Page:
NASA readies Astrobee flying robots for serious space science

By Paul Brinkmann
NASA astronaut Chris Cassidy poses with two Astrobee robotic assistants during visual and navigation tests aboard the International Space Station in 2020. Photo courtesy of NASA
1 of 3 | NASA astronaut Chris Cassidy poses with two Astrobee robotic assistants during visual and navigation tests aboard the International Space Station in 2020. Photo courtesy of NASA

ORLANDO, Fla., Jan. 12 (UPI) -- NASA astronauts aboard the International Space Station are preparing new Astrobee flying robots to enhance science on the orbiting laboratory -- a technology that could be vital to future deep space exploration.

The cube-shaped machines float in the microgravity of orbit and use jets of compressed air to maneuver. Astrobees can be operated by the space station crew or by people on Earth to perform science investigations.


In the future, they also may help astronauts monitor space station systems, said Jose Benavides, project manager at NASA's Ames Research Center in California.

"We are planning to have them perform boring, routine tasks, because crew time is one of the most valuable resources we have up there," Benavides said.

Three Astrobees were launched to the space station in 2019, to replace similar SPHERES robots that had flown around the U.S. part of the station for more than 10 years. SPHERES units were dedicated primarily for science, while NASA has bigger plans for the Astrobees.

For example, NASA and audio equipment company Bose are developing specialized microphones that could record sounds of machinery, Benavides said.

Over time, the Astrobees could alert the crew to any sudden changes in noise patterns that could signal a problem with the station's life support systems.


Astrobees also may carry sensors to detect high levels of carbon dioxide, which could create a deadly emergency.

So far, NASA has unpacked and commissioned two of the three robots, which are named Honey, Queen and Bumble.

Astrobees are equipped with speakers, cameras, laser imaging or LIDAR, signal lights, an LED touchscreen control panel, a docking arm. The robots can fly to a charging station to replenish their batteries. They also carry a laser pointer.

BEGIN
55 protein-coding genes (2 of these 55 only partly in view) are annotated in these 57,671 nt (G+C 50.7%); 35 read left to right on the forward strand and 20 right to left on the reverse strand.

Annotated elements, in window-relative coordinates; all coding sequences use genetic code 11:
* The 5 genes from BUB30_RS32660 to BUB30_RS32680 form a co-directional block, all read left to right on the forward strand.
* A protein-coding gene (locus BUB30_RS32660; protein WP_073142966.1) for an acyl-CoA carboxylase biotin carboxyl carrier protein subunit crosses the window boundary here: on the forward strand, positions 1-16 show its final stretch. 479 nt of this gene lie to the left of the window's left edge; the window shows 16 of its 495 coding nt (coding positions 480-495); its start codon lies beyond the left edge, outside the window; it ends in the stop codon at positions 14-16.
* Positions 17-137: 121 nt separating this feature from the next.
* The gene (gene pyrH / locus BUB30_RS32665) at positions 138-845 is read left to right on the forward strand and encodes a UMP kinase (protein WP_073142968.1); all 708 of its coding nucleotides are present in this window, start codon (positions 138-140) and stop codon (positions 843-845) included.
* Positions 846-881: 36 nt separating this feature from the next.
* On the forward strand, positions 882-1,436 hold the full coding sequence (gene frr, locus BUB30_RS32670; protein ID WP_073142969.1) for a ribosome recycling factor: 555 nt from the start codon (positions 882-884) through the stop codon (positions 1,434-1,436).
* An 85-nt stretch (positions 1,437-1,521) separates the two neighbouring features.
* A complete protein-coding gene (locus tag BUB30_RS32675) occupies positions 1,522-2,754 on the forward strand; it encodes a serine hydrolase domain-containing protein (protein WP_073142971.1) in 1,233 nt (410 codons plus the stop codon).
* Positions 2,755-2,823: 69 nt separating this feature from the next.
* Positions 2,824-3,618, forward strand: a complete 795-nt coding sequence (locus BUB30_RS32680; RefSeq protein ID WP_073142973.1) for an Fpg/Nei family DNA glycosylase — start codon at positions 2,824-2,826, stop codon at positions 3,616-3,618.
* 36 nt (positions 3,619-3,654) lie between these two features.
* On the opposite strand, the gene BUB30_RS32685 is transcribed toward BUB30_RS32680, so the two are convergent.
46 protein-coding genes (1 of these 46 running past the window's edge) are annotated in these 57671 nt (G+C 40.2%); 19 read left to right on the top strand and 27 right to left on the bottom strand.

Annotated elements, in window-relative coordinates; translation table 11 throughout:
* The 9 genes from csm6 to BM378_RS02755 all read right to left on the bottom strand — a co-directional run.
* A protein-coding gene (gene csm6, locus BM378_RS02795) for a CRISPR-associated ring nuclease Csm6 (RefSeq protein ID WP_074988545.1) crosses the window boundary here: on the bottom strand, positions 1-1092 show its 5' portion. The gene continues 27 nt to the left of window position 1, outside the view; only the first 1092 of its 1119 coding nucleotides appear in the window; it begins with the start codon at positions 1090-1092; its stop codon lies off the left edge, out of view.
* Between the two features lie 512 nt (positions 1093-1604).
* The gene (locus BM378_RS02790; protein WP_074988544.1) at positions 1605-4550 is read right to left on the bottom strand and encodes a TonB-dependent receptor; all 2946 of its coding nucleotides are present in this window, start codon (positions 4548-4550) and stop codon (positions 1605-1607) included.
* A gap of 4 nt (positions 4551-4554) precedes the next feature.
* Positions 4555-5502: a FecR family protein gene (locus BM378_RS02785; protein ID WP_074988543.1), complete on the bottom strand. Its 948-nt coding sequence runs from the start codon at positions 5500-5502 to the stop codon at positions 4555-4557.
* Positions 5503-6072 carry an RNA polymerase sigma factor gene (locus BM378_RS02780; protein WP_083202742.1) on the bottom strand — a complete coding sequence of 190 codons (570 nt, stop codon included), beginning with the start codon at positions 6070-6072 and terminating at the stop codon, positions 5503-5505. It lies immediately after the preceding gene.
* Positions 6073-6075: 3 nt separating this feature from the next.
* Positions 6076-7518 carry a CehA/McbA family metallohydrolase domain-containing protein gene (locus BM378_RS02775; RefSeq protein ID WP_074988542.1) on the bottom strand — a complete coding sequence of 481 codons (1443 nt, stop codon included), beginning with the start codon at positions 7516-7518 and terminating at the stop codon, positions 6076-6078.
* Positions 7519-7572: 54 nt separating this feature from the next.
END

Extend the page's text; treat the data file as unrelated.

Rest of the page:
"That's actually a standard laser pointer you'd use giving a presentation," Benavides said, adding that ground control could use Astrobee's pointer to identify something like a defective wire or air leak.

Just before the end of the year, astronauts on the space station reviewed procedures for an Astrobee experiment about trapping space debris, according to NASA's space station updates.

Astrobees also will test an adhesive material that mimics gecko lizard feet to attach themselves to various surfaces, said Abhishek Cauligi, aerospace engineer and research assistant at Stanford's Autonomous Systems Lab. Eventually, such adhesive could be used to trap orbital space debris.

"Astrobee has been a great platform to work with," Cauligi said. "Compared to SPHERES, Astrobee has been more thoroughly verified, and its operational limits set such that we're provided more freedom to command and run the robot."


Such robots will be essential for planned missions to the moon and Mars, and especially for operating habitats in space, said Ben Lamm, founder and chief executive of artificial intelligence firm Hypergiant based in Austin, Texas.

"Robotic platforms will slowly and methodically be used to establish and maintain a power, data, and water infrastructure that eventually will be capable of sustaining long-term human presence on and near the moon," Lamm said.

20 years aboard the International Space Station

The International Space Station is photographed by Expedition 56 crew members from a Soyuz spacecraft after undocking on October 4, 2018. NASA astronauts Andrew Feustel and Ricky Arnold and Roscosmos cosmonaut Oleg Artemyev executed a fly-around of the orbiting laboratory to take pictures of the space station before returning home after spending 197 days in space. Photo courtesy of NASA/Roscosmos

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